Even in L.A.'s freewheeling Beverly Center, heads turn when fashion model Lisa Dean comes into view. One day last week, for example, she was set for summer shopping dressed in body-hugging black, a bowed French beret and men's clunky military shoes.
Although Dean models for top European designers and appears in TV commercials and rock videos, she has an earthbound savvy to which consumers can relate. Her motto: "Buy cheap but have an expensive look."
The Times tagged along on her trip to see what warm-weather bargains this clothes-hip clotheshorse would find in local stores at a time when the fashion industry is talking fall--but most Californians are thinking summer.
Dean said she was looking for soft, fitted jerseys she can clutter with gold necklaces. She wanted clothes that evoke Chanel, the early '60s or Audrey Hepburn in the movie "Sabrina." Another thing you should know about Dean: "I'm mad about midnight blue," she said.
At the Broadway, Beverly Center, she flitted straight to the junior department, fingering fabrics and selecting a sleeveless white pique shift by Esprit ($62).
"Very '60s. Definitely the Supremes," she said with satisfaction. When she added gloves and gold necklaces, she
found another comparison: "It's Jackie O."
But Dean also leans toward the exotic (in one current TV commercial, she dances around in a kitchen, tapping chopsticks, selling teriyaki sauce), so it came as little surprise when she chose what she called "my tart outfit"--a slinky, striped miniskirt ($34) by Reserve and a body stocking ($28) by BDP, which clung, without stress, to her Size 4 form.
"The skirt has a good fit. Normally I wouldn't get anything so loud," she said.
Her last pick was a romantic white sun dress ($42, by Starina) that resembled a Victorian nightie. She added a white eyelet skirt by Carole Little ($54) for a layered look and white socks, which she pushed down, disheveled schoolgirl-style.
Lee Hogan Cass, Broadway of Southern California vice president and fashion director, later noted that the white sun dress was a best seller of the moment, along with other bare sun dresses and bleached denim sportswear. She said consumers have been buying play clothes when the weather's hot and serious career togs when it's cool.
Next, Dean hit Bullock's, where she immediately focused on a lone pair of knit bicycle shorts ($21) she said she'd been craving.
"It came over me about a month ago," she explained. "Some designer in Paris did polka-dot bicycle shorts. I thought it would be great with ankle socks and some dumb shoes."
She also chose a white bare-midriff sweater, despite its rather steep price of $89.99, on sale. Then, a taupe jump suit by Axis ($74) and a narrow, two-piece black dress by Rebecca Moses ($122 body suit, $102 skirt), to which she added a narrow belt and chains. Her tastes were becoming clear:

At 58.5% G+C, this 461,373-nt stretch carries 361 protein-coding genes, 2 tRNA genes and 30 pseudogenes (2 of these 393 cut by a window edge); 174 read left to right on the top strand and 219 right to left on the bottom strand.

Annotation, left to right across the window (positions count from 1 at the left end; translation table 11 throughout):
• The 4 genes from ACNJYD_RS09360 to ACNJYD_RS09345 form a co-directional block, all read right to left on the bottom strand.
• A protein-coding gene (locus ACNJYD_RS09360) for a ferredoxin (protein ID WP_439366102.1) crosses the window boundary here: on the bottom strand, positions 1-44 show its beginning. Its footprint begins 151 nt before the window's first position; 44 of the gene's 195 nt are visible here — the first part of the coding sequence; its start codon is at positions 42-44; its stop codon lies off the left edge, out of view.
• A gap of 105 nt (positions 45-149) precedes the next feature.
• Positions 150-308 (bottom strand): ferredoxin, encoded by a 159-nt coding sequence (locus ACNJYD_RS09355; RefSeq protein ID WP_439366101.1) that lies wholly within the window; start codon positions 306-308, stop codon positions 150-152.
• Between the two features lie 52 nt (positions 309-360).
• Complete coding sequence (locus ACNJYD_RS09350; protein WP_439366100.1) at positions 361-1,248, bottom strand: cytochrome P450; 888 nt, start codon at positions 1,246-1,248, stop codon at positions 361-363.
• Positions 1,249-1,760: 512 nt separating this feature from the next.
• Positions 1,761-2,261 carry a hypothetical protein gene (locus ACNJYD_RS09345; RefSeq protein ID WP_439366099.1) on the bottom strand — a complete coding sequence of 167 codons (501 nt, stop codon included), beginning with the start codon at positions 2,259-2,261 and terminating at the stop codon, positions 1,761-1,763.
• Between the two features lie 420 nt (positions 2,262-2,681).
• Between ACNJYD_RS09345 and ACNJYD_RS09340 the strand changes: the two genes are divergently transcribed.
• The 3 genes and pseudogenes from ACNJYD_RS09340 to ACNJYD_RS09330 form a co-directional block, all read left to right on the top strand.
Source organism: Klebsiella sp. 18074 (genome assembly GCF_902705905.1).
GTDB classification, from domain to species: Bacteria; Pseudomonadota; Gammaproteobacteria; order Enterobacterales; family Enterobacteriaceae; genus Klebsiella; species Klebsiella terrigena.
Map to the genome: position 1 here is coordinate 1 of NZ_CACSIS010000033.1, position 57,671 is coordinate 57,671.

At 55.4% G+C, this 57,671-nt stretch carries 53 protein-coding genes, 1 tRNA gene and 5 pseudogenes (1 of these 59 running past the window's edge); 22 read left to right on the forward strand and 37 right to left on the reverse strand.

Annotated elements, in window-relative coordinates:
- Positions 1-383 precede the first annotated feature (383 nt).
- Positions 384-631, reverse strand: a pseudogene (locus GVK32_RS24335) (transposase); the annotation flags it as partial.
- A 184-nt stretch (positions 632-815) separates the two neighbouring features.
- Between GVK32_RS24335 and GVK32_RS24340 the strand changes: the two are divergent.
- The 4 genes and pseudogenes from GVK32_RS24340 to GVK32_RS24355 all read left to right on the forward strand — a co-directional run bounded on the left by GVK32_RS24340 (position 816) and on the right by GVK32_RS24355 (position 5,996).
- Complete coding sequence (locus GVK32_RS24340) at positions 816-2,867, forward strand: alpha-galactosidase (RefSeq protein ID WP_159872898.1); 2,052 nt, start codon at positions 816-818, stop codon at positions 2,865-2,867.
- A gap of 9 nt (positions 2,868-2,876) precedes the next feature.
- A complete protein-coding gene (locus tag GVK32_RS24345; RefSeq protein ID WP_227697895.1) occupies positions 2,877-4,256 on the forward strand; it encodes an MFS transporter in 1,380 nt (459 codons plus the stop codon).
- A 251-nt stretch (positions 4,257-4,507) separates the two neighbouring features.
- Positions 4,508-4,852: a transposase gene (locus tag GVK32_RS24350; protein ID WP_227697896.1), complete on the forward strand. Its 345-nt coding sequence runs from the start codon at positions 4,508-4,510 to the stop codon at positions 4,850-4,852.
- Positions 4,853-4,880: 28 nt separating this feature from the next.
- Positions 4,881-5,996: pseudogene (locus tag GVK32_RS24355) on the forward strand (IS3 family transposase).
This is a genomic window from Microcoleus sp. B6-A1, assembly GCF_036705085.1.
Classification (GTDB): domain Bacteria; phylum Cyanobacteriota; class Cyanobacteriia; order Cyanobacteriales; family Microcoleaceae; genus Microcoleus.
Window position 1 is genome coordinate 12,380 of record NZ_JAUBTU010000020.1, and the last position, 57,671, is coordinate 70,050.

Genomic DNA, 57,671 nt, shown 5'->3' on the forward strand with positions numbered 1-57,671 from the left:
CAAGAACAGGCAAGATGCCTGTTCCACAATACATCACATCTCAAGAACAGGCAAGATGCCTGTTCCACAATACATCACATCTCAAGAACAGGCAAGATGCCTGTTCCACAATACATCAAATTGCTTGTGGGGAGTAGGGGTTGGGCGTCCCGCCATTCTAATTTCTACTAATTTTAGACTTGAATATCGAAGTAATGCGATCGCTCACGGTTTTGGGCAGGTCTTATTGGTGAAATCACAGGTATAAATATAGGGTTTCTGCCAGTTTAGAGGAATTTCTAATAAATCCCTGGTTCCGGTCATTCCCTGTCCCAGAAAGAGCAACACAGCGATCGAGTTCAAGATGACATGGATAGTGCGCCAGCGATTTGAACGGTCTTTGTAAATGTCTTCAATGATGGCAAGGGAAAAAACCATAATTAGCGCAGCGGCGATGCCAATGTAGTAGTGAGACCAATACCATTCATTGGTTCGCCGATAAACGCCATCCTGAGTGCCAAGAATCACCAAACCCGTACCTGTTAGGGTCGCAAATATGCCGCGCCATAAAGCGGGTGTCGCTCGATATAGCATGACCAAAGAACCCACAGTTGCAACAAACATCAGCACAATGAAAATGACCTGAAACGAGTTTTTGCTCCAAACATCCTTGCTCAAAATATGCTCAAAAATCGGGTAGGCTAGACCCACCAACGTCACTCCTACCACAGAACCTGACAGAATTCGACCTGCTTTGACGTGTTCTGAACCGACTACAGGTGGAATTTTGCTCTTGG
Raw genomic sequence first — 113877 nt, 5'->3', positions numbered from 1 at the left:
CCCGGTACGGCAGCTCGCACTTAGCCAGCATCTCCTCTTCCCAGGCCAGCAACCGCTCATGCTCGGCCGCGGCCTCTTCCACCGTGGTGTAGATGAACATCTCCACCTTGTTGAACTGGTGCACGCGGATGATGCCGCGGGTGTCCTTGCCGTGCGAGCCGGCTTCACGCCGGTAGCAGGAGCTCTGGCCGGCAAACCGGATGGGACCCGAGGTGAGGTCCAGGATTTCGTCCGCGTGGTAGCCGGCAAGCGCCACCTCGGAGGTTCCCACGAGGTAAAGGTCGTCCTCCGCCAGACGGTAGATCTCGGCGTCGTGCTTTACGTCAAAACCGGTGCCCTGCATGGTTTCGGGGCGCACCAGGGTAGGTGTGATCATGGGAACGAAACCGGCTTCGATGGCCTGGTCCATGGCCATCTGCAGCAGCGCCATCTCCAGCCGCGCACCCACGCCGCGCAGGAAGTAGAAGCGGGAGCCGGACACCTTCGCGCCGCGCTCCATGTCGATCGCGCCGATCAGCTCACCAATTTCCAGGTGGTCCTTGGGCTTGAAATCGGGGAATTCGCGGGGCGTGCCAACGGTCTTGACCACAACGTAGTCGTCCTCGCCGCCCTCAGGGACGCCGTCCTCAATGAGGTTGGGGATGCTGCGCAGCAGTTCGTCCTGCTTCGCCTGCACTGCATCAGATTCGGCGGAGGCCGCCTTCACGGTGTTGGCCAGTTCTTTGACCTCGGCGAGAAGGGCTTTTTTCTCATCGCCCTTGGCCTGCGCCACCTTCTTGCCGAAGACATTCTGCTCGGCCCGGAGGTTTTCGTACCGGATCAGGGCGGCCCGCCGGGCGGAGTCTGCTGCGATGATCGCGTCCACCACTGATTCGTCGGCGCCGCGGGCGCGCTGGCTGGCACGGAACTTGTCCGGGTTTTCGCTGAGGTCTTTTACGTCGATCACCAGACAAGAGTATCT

"I like everything really simple," she said. "Whenever I buy a print, I wear it for a week or two, then put it in the closet, where it stays."
Dean said her designer preferences range from Valentino to Gaultier and Donna Karan. But she can be eclectic. She claims to have spent an entire New York summer in Brooks Brothers boxer shorts (with the fly sewn), T-shirts and white sneakers. "It wasn't obscene. It was very gym," she recalls.
Lately, she said, she wears a black body stocking with a sweater or jacket tied at the waist, doubling as a skirt.
"It's the greatest. People ask me where I got my skirt."
Dean also believes in mixing the pricey with the cheap, "a nice inexpensive T-shirt with a cashmere sweater." She wears lots of jewelry or none at all.
At Robinson's in Beverly Hills, she spied some navy and white Adrienne Vittadini knits. Dean was hooked. She had found her Chanel look.
The skirt ($60), sweater ($94) and knit cardigan ($135) were in petite sizes, but the wiry model squeezed into the tube skirt and rolled it up into a mini. She pulled some chains over her neck and placed her beret over her dark auburn hair.
"It's simple stuff. Very classic. And a lot cheaper than Chanel," she said.
Sarah Worman, a Robinson's vice president for fashion merchandising, said this kind of flexible career outfit is a priority of the moment: "Something that you wear to work and then wear out to dinner. Knit dressing is very big now."
On a whim, Dean tried a flowing Betty Jackson dress in pale peach. She wanted it.
"It's a little expensive ($150). But it's one of those pieces you can throw on and look great. So it's worth it," she said.
She also found a $44 straw fedora, which reminded her of "Venice in the '20s."
At Nordstrom in the Westside Pavilion, the model mentioned that she had yet to find the right business suit. This time she passed by the junior and designer areas in favor of the career-dressing department called Point of View.